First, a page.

Building the LP-Hexa


I decided to embark on the scratch build journey after putting together a DJI f450 kit. I love that quadcopter, but it was time to do my own thing.

My purpose on this journey was to design something of my own, a design I could call my own and I wanted it to be a hexacopter. I mainly fly with the purpose of taking videos/photos and the hexa seemed like the perfect platform. As I looked around scratch-build posts, I saw lots of interesting stuff on quads and tris, but nothing much on hexas. I sat down with Sketchup, and after a couple of days I came up with the following design.

It is loosely inspired by H-quads, but the frame is much stiffer! The prop2prop distance is 55cm (I got this from the DJI F550, so it made sense to me at the time), and the grey discs represent what 10" props would look like on it. You will have noticed that the props are on the bottom, so this picture is missing the landing gear. Also, on the left side you can see the tray where the cameras will be located.

From there I started ordering the parts:

Bullet connectors
AWG wire for battery joining
For motors and ESC connection
Motors and adapters
Ardupilot mega 2.5
Camera interface cable3
ftdi cable1
8 to 5 adaptors
Ftdi cable
Cables for connecting receiver to APM$30.75

This was the list I came up with. With is missing from here... are the bullet connectors to solder onto the ESCs (more on this later), and most of the FPV equipment (except for the MinimOSD). From the list, I still don't have the moongel, and I am still missing the landing skid, they will be coming soon hopefully :).

Anyways, since the frame was going to be made out of wood, I needed to buy the wood, and have the tools for the job. Before doing anything, I made a small mockup, practically 1:1 scale to check that the cables reached, and that I hadn't missed anything obvious and to start thinking how things will be arranged.

3689543552?profile=originalFinally, last weekend I drove up to Cobourg to see my aunt and Larry. Larry has the tools (and skills and knew where to get what I needed) for cutting the wood into the shapes that I wanted.

So we started with some cutting large 3/4" slabs 70cm (this will be a mixture of metric and imperial... c'est la vie...)

3689543580?profile=originalThen we proceeded to further slice this into 1/2" slices:

3689543483?profile=originalAnd then it was time for sanding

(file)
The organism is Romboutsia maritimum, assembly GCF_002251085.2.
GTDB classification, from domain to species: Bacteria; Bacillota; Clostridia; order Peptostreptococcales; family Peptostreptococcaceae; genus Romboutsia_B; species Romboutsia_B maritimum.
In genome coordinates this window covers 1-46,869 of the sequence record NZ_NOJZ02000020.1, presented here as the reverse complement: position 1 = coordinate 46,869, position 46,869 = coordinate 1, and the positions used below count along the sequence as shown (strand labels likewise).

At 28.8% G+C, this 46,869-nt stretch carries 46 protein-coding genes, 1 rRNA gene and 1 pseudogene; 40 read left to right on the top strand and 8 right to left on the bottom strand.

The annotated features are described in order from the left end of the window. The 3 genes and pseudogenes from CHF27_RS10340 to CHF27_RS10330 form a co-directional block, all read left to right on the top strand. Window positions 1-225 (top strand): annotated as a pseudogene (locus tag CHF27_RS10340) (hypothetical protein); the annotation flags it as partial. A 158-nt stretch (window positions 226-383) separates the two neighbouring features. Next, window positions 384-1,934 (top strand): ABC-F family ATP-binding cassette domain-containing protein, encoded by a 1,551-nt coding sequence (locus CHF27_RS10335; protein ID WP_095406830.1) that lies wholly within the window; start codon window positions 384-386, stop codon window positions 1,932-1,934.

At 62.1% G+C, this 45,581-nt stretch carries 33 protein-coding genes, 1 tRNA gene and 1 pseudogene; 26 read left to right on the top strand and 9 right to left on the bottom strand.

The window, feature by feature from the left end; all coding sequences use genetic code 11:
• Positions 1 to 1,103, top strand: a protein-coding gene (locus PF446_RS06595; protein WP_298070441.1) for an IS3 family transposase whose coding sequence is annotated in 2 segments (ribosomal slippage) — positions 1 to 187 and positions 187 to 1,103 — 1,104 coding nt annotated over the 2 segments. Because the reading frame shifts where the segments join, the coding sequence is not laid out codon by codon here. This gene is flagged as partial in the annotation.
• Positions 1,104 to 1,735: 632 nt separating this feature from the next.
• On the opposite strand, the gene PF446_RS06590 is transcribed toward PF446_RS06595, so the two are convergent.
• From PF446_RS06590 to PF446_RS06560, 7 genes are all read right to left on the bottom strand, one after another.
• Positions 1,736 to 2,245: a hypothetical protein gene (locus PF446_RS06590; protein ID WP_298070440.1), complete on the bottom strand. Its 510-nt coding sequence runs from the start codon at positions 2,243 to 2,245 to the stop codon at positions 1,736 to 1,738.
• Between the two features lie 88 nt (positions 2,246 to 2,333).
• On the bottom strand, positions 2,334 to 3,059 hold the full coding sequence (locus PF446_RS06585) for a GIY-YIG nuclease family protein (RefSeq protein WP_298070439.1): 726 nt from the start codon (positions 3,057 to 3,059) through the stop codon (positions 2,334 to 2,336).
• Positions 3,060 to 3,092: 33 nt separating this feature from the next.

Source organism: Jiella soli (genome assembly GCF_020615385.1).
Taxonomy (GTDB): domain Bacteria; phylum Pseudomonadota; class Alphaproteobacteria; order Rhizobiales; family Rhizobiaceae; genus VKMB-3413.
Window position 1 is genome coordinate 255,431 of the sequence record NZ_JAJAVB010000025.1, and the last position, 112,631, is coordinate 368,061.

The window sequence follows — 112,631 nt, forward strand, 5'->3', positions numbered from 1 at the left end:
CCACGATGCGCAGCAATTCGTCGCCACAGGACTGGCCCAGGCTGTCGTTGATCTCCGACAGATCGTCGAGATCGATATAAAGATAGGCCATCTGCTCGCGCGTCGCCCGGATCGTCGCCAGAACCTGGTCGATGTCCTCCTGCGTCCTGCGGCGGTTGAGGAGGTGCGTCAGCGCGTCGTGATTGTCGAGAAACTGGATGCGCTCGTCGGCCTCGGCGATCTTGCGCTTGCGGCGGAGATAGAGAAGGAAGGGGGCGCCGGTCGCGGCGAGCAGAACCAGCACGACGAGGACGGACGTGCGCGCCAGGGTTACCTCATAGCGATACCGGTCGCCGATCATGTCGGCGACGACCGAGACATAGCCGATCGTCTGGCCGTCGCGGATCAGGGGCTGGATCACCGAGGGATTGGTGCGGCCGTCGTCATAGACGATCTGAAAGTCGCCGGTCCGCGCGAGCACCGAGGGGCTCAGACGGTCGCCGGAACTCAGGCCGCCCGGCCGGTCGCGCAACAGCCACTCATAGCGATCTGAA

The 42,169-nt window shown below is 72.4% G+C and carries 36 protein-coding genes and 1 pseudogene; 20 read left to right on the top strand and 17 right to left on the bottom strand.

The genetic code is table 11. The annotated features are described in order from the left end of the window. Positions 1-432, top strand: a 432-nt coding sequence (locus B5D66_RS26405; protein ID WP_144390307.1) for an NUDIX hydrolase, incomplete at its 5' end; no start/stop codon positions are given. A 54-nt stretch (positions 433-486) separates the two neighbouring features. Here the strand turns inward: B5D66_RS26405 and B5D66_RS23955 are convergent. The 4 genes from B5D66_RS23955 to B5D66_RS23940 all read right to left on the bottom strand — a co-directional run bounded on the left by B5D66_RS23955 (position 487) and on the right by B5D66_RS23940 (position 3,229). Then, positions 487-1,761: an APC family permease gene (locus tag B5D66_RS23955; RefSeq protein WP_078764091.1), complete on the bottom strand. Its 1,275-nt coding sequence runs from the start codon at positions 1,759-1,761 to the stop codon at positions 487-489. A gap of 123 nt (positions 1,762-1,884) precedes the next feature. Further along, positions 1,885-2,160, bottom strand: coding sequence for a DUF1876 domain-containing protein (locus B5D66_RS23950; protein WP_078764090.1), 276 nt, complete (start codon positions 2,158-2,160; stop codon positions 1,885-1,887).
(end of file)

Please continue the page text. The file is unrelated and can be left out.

3689543521?profile=originalAt this point is when I started panicking because I noticed I was missing the bullet connectors for the ESCs, so 5 trips to the mall later and about 10 phone calls, I end up with this temporary solution:

3689543546?profile=originalThese were used to nicely hug the ESCs cables, and the same was done for connecting the motors to the ESCs. This is not ideal, but I really wanted to fly to show my aunt and uncle what we had achieved.

By then, we had glued the frame together, and started thinking on how to get things connected. It got pretty late, so we had dinner and went to sleep.

Next morning, bright and early I started attaching things... this is version 0.1 BETA :)


You will notice that the motors are on top, which is not the final design, and of course it is missing the landing gear. The PCB is attached under the APM, but I will move it and I already have all the plans for better routing all the cables. Also, I really don't like using zip ties to hold the motors. Do you guys know where I can get square mounts?! The arms are 1/2" by 3/4" most of the ones I find online are round :(

Anyways, here is a video of the maiden, it needs PID tuning of course... but it freaking flew! I couldn't believe it!

I would like to thank my aunt and Larry that made this possible, and all of you guys that are always posting good information

P.S. If someone has built a hexa like this before... sorry!

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  • Drill a small pilot hole first. Then drill the actual size hole you need
  • Thanks for the info Acorn! I wasn't sure if the wood was going to split or not. I should have mention, this frame is pine!

    Thanks for the compliment too! :)

  • . . . and I like the design.

  • To mount your motors, you could just use two machine screws and lock nuts drilled through the wood fram (not necessary to secure all four points). Most people with narrow wood frames do this. I also have a wood frame (Quad, Oak).

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